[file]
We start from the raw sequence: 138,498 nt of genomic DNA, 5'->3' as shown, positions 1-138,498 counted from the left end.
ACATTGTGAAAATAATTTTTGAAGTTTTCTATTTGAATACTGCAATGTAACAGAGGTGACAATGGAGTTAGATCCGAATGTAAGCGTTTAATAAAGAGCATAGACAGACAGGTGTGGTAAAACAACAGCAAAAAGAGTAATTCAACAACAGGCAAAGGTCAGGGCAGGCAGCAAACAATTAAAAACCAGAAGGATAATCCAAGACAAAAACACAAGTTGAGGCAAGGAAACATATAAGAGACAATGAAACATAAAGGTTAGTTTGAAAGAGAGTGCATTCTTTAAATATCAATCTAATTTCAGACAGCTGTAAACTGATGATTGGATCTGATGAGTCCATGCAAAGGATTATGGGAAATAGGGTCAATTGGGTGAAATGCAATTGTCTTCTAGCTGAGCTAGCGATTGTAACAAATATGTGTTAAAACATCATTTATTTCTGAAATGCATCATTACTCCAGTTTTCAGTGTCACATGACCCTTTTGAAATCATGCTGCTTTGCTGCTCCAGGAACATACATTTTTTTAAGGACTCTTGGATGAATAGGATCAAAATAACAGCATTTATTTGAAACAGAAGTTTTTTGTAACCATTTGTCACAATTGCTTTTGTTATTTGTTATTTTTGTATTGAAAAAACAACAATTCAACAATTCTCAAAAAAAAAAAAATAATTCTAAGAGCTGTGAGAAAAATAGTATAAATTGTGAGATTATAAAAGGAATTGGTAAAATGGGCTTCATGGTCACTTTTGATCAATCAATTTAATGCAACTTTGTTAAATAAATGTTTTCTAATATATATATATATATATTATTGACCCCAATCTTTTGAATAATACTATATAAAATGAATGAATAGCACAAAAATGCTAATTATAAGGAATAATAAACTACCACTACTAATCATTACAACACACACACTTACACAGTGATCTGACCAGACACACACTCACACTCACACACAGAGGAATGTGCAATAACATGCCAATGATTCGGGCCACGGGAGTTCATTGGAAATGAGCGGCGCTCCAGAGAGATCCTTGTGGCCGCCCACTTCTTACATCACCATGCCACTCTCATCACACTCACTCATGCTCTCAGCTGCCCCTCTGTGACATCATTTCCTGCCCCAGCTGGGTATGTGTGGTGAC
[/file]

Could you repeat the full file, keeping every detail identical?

We start from the raw sequence: 138,498 nt of genomic DNA, 5'->3' as shown, positions 1-138,498 counted from the left end.
ACATTGTGAAAATAATTTTTGAAGTTTTCTATTTGAATACTGCAATGTAACAGAGGTGACAATGGAGTTAGATCCGAATGTAAGCGTTTAATAAAGAGCATAGACAGACAGGTGTGGTAAAACAACAGCAAAAAGAGTAATTCAACAACAGGCAAAGGTCAGGGCAGGCAGCAAACAATTAAAAACCAGAAGGATAATCCAAGACAAAAACACAAGTTGAGGCAAGGAAACATATAAGAGACAATGAAACATAAAGGTTAGTTTGAAAGAGAGTGCATTCTTTAAATATCAATCTAATTTCAGACAGCTGTAAACTGATGATTGGATCTGATGAGTCCATGCAAAGGATTATGGGAAATAGGGTCAATTGGGTGAAATGCAATTGTCTTCTAGCTGAGCTAGCGATTGTAACAAATATGTGTTAAAACATCATTTATTTCTGAAATGCATCATTACTCCAGTTTTCAGTGTCACATGACCCTTTTGAAATCATGCTGCTTTGCTGCTCCAGGAACATACATTTTTTTAAGGACTCTTGGATGAATAGGATCAAAATAACAGCATTTATTTGAAACAGAAGTTTTTTGTAACCATTTGTCACAATTGCTTTTGTTATTTGTTATTTTTGTATTGAAAAAACAACAATTCAACAATTCTCAAAAAAAAAAAAATAATTCTAAGAGCTGTGAGAAAAATAGTATAAATTGTGAGATTATAAAAGGAATTGGTAAAATGGGCTTCATGGTCACTTTTGATCAATCAATTTAATGCAACTTTGTTAAATAAATGTTTTCTAATATATATATATATATATTATTGACCCCAATCTTTTGAATAATACTATATAAAATGAATGAATAGCACAAAAATGCTAATTATAAGGAATAATAAACTACCACTACTAATCATTACAACACACACACTTACACAGTGATCTGACCAGACACACACTCACACTCACACACAGAGGAATGTGCAATAACATGCCAATGATTCGGGCCACGGGAGTTCATTGGAAATGAGCGGCGCTCCAGAGAGATCCTTGTGGCCGCCCACTTCTTACATCACCATGCCACTCTCATCACACTCACTCATGCTCTCAGCTGCCCCTCTGTGACATCATTTCCTGCCCCAGCTGGGTATGTGTGGTGAC